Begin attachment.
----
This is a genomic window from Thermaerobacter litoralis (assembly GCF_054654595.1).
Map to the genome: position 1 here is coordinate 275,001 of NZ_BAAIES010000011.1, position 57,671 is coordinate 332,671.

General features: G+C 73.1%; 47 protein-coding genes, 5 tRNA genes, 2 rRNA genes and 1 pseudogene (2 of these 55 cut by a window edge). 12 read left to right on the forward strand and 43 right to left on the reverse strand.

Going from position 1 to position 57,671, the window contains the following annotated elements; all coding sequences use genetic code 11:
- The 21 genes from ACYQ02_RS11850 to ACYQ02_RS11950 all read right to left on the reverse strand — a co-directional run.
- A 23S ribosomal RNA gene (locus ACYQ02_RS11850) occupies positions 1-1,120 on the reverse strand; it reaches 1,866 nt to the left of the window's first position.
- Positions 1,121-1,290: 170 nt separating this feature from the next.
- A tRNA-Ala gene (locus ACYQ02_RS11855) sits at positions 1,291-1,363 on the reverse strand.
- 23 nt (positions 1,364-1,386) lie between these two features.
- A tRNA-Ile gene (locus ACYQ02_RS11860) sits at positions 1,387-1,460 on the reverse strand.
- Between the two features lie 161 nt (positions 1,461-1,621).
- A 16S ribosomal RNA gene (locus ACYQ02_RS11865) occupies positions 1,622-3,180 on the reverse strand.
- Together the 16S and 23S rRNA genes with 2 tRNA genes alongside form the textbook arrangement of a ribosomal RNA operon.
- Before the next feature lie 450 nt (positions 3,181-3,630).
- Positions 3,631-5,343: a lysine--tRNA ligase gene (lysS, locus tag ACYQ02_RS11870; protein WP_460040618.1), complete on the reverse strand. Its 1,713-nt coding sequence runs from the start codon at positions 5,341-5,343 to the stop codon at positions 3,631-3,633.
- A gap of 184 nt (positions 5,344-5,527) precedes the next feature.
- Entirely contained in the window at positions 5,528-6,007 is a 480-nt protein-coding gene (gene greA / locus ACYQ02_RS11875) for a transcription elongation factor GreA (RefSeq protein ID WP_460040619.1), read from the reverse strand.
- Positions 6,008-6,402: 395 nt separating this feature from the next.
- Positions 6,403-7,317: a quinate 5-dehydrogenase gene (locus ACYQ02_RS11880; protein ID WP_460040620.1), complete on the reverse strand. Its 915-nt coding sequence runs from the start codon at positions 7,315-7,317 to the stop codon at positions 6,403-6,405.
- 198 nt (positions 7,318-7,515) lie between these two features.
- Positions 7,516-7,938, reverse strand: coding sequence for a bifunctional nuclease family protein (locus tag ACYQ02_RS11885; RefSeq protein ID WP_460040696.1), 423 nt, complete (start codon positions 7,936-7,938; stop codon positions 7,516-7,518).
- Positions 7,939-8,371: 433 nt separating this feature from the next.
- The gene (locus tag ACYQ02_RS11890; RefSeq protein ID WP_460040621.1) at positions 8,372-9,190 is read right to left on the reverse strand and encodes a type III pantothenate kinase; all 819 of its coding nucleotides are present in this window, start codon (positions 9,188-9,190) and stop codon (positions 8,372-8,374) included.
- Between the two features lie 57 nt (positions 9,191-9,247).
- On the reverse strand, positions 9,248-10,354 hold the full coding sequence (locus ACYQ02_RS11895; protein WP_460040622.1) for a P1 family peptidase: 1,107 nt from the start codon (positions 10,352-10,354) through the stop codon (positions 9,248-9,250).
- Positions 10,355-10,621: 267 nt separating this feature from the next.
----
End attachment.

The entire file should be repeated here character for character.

This is a genomic window from Thermaerobacter litoralis (assembly GCF_054654595.1).
Map to the genome: position 1 here is coordinate 275,001 of NZ_BAAIES010000011.1, position 57,671 is coordinate 332,671.

General features: G+C 73.1%; 47 protein-coding genes, 5 tRNA genes, 2 rRNA genes and 1 pseudogene (2 of these 55 cut by a window edge). 12 read left to right on the forward strand and 43 right to left on the reverse strand.

Going from position 1 to position 57,671, the window contains the following annotated elements; all coding sequences use genetic code 11:
- The 21 genes from ACYQ02_RS11850 to ACYQ02_RS11950 all read right to left on the reverse strand — a co-directional run.
- A 23S ribosomal RNA gene (locus ACYQ02_RS11850) occupies positions 1-1,120 on the reverse strand; it reaches 1,866 nt to the left of the window's first position.
- Positions 1,121-1,290: 170 nt separating this feature from the next.
- A tRNA-Ala gene (locus ACYQ02_RS11855) sits at positions 1,291-1,363 on the reverse strand.
- 23 nt (positions 1,364-1,386) lie between these two features.
- A tRNA-Ile gene (locus ACYQ02_RS11860) sits at positions 1,387-1,460 on the reverse strand.
- Between the two features lie 161 nt (positions 1,461-1,621).
- A 16S ribosomal RNA gene (locus ACYQ02_RS11865) occupies positions 1,622-3,180 on the reverse strand.
- Together the 16S and 23S rRNA genes with 2 tRNA genes alongside form the textbook arrangement of a ribosomal RNA operon.
- Before the next feature lie 450 nt (positions 3,181-3,630).
- Positions 3,631-5,343: a lysine--tRNA ligase gene (lysS, locus tag ACYQ02_RS11870; protein WP_460040618.1), complete on the reverse strand. Its 1,713-nt coding sequence runs from the start codon at positions 5,341-5,343 to the stop codon at positions 3,631-3,633.
- A gap of 184 nt (positions 5,344-5,527) precedes the next feature.
- Entirely contained in the window at positions 5,528-6,007 is a 480-nt protein-coding gene (gene greA / locus ACYQ02_RS11875) for a transcription elongation factor GreA (RefSeq protein ID WP_460040619.1), read from the reverse strand.
- Positions 6,008-6,402: 395 nt separating this feature from the next.
- Positions 6,403-7,317: a quinate 5-dehydrogenase gene (locus ACYQ02_RS11880; protein ID WP_460040620.1), complete on the reverse strand. Its 915-nt coding sequence runs from the start codon at positions 7,315-7,317 to the stop codon at positions 6,403-6,405.
- 198 nt (positions 7,318-7,515) lie between these two features.
- Positions 7,516-7,938, reverse strand: coding sequence for a bifunctional nuclease family protein (locus tag ACYQ02_RS11885; RefSeq protein ID WP_460040696.1), 423 nt, complete (start codon positions 7,936-7,938; stop codon positions 7,516-7,518).
- Positions 7,939-8,371: 433 nt separating this feature from the next.
- The gene (locus tag ACYQ02_RS11890; RefSeq protein ID WP_460040621.1) at positions 8,372-9,190 is read right to left on the reverse strand and encodes a type III pantothenate kinase; all 819 of its coding nucleotides are present in this window, start codon (positions 9,188-9,190) and stop codon (positions 8,372-8,374) included.
- Between the two features lie 57 nt (positions 9,191-9,247).
- On the reverse strand, positions 9,248-10,354 hold the full coding sequence (locus ACYQ02_RS11895; protein WP_460040622.1) for a P1 family peptidase: 1,107 nt from the start codon (positions 10,352-10,354) through the stop codon (positions 9,248-9,250).
- Positions 10,355-10,621: 267 nt separating this feature from the next.